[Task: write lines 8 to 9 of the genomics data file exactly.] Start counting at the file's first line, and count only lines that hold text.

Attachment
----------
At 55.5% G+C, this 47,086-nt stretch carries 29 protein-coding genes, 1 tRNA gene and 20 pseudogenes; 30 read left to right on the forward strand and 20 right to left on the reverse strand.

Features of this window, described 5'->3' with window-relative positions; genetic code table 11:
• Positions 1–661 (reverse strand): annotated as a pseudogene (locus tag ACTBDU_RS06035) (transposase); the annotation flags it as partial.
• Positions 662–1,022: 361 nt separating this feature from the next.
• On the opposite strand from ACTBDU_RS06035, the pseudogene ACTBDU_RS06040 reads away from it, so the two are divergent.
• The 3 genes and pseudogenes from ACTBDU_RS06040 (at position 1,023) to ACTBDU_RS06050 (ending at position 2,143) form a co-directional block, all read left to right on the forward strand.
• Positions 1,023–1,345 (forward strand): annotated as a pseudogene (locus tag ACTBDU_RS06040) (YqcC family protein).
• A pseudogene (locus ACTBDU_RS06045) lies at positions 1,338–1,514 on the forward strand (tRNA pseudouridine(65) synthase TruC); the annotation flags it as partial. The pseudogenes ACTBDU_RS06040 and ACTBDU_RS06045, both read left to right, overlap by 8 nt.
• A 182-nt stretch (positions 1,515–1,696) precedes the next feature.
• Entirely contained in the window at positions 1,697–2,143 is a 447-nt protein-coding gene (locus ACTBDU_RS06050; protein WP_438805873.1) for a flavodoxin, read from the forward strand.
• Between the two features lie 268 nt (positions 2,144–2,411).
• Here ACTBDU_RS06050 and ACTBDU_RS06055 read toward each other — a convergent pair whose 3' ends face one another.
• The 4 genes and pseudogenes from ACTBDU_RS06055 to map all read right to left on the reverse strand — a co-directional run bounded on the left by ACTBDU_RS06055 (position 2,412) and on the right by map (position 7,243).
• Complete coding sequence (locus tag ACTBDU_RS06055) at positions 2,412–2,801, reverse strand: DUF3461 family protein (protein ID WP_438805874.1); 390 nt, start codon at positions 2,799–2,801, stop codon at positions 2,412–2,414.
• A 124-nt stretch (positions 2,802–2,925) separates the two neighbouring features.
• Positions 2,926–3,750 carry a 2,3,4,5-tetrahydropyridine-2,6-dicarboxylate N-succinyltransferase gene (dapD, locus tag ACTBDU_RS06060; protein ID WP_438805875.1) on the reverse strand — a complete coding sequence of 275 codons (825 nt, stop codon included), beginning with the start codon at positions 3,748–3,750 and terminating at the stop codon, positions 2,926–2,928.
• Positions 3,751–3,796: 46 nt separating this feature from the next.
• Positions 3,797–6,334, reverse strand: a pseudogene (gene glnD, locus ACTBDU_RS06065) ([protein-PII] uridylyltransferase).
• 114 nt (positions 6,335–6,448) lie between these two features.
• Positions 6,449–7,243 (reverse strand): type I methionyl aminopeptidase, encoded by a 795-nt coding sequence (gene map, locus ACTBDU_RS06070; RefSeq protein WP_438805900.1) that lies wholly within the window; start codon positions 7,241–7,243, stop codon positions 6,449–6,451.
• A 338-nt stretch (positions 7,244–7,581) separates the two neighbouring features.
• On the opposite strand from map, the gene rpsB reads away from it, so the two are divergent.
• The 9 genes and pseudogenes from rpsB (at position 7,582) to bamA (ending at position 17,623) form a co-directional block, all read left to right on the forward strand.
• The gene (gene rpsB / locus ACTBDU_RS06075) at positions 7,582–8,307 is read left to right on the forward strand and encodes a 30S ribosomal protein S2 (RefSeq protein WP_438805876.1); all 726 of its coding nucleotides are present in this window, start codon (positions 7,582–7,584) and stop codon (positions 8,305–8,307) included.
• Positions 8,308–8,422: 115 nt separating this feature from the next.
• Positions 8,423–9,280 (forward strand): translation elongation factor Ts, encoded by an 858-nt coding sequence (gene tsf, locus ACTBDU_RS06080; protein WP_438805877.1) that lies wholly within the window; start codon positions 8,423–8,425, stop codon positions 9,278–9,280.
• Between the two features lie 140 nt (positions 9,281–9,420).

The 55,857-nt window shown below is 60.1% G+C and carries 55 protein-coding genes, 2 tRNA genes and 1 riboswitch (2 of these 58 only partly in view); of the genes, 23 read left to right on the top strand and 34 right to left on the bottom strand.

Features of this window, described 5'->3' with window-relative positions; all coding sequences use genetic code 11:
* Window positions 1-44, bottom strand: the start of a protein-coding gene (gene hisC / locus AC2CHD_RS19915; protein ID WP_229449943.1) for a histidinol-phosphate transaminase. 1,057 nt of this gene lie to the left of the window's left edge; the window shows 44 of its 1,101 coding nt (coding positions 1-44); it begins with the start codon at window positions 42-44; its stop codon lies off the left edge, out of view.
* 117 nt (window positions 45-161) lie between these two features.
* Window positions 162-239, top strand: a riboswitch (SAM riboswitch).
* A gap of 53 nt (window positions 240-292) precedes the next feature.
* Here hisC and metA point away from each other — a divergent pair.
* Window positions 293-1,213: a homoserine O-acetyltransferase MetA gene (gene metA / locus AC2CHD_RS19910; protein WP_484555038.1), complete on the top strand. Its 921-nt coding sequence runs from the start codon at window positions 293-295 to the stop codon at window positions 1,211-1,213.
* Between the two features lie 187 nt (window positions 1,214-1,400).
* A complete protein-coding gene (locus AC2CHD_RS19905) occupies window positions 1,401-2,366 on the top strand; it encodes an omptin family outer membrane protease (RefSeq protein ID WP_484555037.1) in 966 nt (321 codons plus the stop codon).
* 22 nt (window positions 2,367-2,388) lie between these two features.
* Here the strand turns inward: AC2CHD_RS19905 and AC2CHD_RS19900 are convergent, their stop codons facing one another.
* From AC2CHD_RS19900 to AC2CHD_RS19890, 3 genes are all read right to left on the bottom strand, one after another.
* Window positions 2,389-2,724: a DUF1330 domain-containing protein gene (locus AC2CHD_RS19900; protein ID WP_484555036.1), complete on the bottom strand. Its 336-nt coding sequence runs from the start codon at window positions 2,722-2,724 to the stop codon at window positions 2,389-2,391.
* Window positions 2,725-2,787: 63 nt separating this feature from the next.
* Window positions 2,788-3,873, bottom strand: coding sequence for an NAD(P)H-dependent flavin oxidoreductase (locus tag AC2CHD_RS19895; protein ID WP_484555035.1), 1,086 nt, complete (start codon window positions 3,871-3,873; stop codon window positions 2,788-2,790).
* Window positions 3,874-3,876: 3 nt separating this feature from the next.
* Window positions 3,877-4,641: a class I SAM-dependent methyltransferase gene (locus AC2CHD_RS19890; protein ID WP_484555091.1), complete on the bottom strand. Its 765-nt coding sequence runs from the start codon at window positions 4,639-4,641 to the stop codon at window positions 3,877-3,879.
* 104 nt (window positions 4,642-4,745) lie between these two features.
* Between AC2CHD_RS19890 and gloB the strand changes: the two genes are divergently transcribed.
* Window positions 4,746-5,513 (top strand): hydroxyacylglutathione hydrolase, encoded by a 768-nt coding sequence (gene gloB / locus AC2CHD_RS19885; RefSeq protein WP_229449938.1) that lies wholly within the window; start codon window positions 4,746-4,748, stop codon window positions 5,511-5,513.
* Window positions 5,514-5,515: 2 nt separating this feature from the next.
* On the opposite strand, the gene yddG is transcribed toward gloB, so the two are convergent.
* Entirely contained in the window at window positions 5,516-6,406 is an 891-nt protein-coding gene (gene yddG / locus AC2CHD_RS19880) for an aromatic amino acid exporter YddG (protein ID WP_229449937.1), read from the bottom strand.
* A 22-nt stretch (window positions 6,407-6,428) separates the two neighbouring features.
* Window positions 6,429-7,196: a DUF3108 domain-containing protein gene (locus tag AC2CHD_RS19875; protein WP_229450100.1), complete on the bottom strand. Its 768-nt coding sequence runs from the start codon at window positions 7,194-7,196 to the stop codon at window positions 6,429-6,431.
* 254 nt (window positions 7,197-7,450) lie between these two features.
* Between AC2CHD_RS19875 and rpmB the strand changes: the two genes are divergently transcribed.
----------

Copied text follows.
• A pseudogene (locus ACTBDU_RS06045) lies at positions 1,338–1,514 on the forward strand (tRNA pseudouridine(65) synthase TruC); the annotation flags it as partial. The pseudogenes ACTBDU_RS06040 and ACTBDU_RS06045, both read left to right, overlap by 8 nt.
• A 182-nt stretch (positions 1,515–1,696) precedes the next feature.